ROSEVILLE, Calif. -- A professional cuddler in California insists her hugs are good for people's health, CBS Sacramento station reports.
Cuddle Connection, which was slated to open Wednesday just northeast of the state capital, in Roseville, has five different cuddle zones. Owner Kelly Peterson said she wants her clients to feel like they've spent a day at the spa.
"We want to change the way that people think about touch," she said.
Peterson believes in the power of human touch so much that she's making a living by selling snuggles.
Cuddle Connection is the first business of its kind in the area. It's one of a few, Peterson says, offering cuddles in a retail space instead of a home.
She says cuddling means connecting with another human being, and that is what people are paying for when they go here.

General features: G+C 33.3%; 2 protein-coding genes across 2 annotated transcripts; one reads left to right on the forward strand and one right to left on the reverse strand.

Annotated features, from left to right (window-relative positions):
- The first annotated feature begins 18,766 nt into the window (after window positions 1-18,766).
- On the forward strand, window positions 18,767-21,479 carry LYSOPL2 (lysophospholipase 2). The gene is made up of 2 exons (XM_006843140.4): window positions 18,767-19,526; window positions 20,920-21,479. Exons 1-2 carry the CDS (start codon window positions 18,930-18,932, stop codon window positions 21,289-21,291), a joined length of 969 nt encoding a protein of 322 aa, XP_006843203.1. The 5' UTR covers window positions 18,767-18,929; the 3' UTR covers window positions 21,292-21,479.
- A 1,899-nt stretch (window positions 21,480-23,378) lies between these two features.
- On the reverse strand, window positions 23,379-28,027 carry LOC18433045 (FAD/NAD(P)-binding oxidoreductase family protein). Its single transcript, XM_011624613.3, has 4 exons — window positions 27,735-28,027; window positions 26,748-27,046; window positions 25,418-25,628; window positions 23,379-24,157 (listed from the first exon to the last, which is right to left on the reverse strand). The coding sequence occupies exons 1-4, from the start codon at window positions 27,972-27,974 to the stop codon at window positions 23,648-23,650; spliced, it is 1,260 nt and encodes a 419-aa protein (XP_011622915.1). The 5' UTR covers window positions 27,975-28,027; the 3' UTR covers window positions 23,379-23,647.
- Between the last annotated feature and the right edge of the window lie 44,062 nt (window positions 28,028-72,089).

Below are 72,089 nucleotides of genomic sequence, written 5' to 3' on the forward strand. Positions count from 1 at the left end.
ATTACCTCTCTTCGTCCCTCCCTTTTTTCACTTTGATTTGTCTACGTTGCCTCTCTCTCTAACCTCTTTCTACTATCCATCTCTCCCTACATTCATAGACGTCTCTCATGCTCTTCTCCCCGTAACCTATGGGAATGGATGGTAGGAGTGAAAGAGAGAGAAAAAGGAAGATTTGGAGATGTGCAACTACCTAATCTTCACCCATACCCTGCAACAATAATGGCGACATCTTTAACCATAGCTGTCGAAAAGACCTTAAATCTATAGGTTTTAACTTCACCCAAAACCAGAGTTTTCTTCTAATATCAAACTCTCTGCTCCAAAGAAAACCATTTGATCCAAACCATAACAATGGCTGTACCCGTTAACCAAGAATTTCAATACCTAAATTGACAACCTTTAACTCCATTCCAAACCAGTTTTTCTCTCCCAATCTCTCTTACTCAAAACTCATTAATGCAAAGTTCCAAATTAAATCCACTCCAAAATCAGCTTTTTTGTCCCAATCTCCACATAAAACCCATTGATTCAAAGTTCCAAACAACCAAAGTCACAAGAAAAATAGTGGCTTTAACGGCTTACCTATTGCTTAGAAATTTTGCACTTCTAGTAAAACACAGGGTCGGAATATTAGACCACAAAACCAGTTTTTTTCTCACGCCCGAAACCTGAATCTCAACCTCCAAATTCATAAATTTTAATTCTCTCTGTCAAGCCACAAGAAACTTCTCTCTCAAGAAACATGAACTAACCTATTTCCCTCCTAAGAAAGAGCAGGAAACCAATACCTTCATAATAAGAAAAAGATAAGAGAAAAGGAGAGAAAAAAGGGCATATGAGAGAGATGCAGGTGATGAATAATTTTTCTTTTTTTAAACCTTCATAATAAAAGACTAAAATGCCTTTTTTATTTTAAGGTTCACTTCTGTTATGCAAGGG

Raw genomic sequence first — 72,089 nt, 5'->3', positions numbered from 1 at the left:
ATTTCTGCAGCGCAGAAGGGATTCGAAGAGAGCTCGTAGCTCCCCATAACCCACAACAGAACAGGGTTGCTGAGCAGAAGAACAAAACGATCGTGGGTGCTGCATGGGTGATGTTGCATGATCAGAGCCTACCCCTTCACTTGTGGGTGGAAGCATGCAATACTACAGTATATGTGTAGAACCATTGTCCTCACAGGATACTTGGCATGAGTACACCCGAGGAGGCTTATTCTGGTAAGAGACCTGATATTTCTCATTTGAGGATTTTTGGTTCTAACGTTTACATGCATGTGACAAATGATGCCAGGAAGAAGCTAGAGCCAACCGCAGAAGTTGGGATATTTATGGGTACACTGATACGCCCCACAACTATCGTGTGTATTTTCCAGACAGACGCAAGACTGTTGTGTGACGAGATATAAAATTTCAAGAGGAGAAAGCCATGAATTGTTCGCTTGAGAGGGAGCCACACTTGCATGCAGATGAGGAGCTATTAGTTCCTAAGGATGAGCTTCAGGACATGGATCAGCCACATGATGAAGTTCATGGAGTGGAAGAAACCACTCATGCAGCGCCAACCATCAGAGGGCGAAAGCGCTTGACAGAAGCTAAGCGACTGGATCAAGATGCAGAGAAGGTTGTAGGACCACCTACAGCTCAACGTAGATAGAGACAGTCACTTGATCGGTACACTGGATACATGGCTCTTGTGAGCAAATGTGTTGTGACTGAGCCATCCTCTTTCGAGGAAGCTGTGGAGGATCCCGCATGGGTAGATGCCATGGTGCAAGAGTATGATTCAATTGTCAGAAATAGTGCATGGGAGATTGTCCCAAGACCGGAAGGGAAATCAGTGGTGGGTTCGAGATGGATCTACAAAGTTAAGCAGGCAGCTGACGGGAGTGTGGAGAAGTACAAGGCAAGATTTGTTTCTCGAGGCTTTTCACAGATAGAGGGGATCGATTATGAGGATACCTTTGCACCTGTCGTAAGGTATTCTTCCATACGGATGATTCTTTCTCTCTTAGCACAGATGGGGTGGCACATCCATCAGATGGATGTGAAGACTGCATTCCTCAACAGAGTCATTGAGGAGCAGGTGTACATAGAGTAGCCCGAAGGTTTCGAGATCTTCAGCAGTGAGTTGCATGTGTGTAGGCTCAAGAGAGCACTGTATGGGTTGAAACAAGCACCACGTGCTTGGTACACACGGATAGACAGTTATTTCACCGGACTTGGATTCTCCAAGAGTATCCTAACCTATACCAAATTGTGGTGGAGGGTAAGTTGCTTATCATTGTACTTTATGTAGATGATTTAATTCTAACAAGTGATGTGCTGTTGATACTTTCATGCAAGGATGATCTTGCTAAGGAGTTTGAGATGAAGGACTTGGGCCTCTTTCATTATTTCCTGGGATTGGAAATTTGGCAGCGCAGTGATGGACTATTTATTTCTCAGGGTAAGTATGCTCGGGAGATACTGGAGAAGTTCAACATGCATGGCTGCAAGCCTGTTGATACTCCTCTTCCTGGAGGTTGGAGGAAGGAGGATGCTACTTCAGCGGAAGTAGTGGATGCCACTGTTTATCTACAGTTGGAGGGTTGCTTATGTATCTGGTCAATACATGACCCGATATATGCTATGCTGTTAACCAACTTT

"A cuddle is like a prolonged hug," she said.
Faviola Rodriguez is one of Kelly's professional cuddlers who believes hugs are healing.
"I think first and foremost, people are going to walk away with a better feeling of themselves," she said.
But other so-called professional cuddlers in other states have experienced criticism. A Wisconsin snuggle business shut down after city leaders suspected snuggling could lead to sex.
But Peterson says her business is strictly nonsexual. Every cuddle zone is open and visible and will have cameras.
She says she's thought of every scenario, even if a man seems to really enjoy his cuddling.
"Let them know that it's OK, if they get embarrassed, if it happens, it's OK," she said. "Let's readjust, let's take the focus off of that."
Snuggling, hand-holding, embracing, who knows? Cuddling with a stranger could do a body good.
Customers can pick their own cuddler and their cuddle room.
A half-hour session
$29, and an hour-long session costs $49.